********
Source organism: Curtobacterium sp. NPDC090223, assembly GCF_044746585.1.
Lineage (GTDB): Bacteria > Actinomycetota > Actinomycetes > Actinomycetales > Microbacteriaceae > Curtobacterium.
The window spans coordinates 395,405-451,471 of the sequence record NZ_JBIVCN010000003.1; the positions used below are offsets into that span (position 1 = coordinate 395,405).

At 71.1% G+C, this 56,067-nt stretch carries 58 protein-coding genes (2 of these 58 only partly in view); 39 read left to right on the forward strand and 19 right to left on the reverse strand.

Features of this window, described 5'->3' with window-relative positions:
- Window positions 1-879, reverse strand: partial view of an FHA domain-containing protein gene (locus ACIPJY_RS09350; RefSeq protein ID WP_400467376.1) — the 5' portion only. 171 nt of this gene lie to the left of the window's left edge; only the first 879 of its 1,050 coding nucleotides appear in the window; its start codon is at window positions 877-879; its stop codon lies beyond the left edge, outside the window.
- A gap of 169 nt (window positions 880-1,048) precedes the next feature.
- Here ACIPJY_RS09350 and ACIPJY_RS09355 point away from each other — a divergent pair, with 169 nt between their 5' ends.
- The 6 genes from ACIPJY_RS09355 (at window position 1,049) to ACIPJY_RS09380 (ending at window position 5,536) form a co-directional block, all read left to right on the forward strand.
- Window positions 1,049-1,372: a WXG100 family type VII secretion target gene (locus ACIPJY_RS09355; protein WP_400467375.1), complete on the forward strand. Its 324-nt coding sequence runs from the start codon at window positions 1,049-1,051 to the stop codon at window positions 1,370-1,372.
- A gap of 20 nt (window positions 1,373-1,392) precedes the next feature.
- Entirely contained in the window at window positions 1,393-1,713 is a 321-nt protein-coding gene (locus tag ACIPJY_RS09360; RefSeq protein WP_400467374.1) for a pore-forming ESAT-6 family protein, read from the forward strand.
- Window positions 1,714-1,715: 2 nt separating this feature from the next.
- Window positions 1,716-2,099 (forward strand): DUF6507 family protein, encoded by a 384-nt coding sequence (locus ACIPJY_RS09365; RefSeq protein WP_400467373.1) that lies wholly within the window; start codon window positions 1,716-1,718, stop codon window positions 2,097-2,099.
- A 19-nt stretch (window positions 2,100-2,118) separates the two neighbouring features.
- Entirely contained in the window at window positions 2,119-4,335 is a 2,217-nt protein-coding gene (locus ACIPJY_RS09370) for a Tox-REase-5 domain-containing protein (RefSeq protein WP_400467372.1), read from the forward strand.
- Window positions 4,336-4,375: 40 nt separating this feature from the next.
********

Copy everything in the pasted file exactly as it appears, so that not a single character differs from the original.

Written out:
Source organism: Curtobacterium sp. NPDC090223, assembly GCF_044746585.1.
Lineage (GTDB): Bacteria > Actinomycetota > Actinomycetes > Actinomycetales > Microbacteriaceae > Curtobacterium.
The window spans coordinates 395,405-451,471 of the sequence record NZ_JBIVCN010000003.1; the positions used below are offsets into that span (position 1 = coordinate 395,405).

At 71.1% G+C, this 56,067-nt stretch carries 58 protein-coding genes (2 of these 58 only partly in view); 39 read left to right on the forward strand and 19 right to left on the reverse strand.

Features of this window, described 5'->3' with window-relative positions:
- Window positions 1-879, reverse strand: partial view of an FHA domain-containing protein gene (locus ACIPJY_RS09350; RefSeq protein ID WP_400467376.1) — the 5' portion only. 171 nt of this gene lie to the left of the window's left edge; only the first 879 of its 1,050 coding nucleotides appear in the window; its start codon is at window positions 877-879; its stop codon lies beyond the left edge, outside the window.
- A gap of 169 nt (window positions 880-1,048) precedes the next feature.
- Here ACIPJY_RS09350 and ACIPJY_RS09355 point away from each other — a divergent pair, with 169 nt between their 5' ends.
- The 6 genes from ACIPJY_RS09355 (at window position 1,049) to ACIPJY_RS09380 (ending at window position 5,536) form a co-directional block, all read left to right on the forward strand.
- Window positions 1,049-1,372: a WXG100 family type VII secretion target gene (locus ACIPJY_RS09355; protein WP_400467375.1), complete on the forward strand. Its 324-nt coding sequence runs from the start codon at window positions 1,049-1,051 to the stop codon at window positions 1,370-1,372.
- A gap of 20 nt (window positions 1,373-1,392) precedes the next feature.
- Entirely contained in the window at window positions 1,393-1,713 is a 321-nt protein-coding gene (locus tag ACIPJY_RS09360; RefSeq protein WP_400467374.1) for a pore-forming ESAT-6 family protein, read from the forward strand.
- Window positions 1,714-1,715: 2 nt separating this feature from the next.
- Window positions 1,716-2,099 (forward strand): DUF6507 family protein, encoded by a 384-nt coding sequence (locus ACIPJY_RS09365; RefSeq protein WP_400467373.1) that lies wholly within the window; start codon window positions 1,716-1,718, stop codon window positions 2,097-2,099.
- A 19-nt stretch (window positions 2,100-2,118) separates the two neighbouring features.
- Entirely contained in the window at window positions 2,119-4,335 is a 2,217-nt protein-coding gene (locus ACIPJY_RS09370) for a Tox-REase-5 domain-containing protein (RefSeq protein WP_400467372.1), read from the forward strand.
- Window positions 4,336-4,375: 40 nt separating this feature from the next.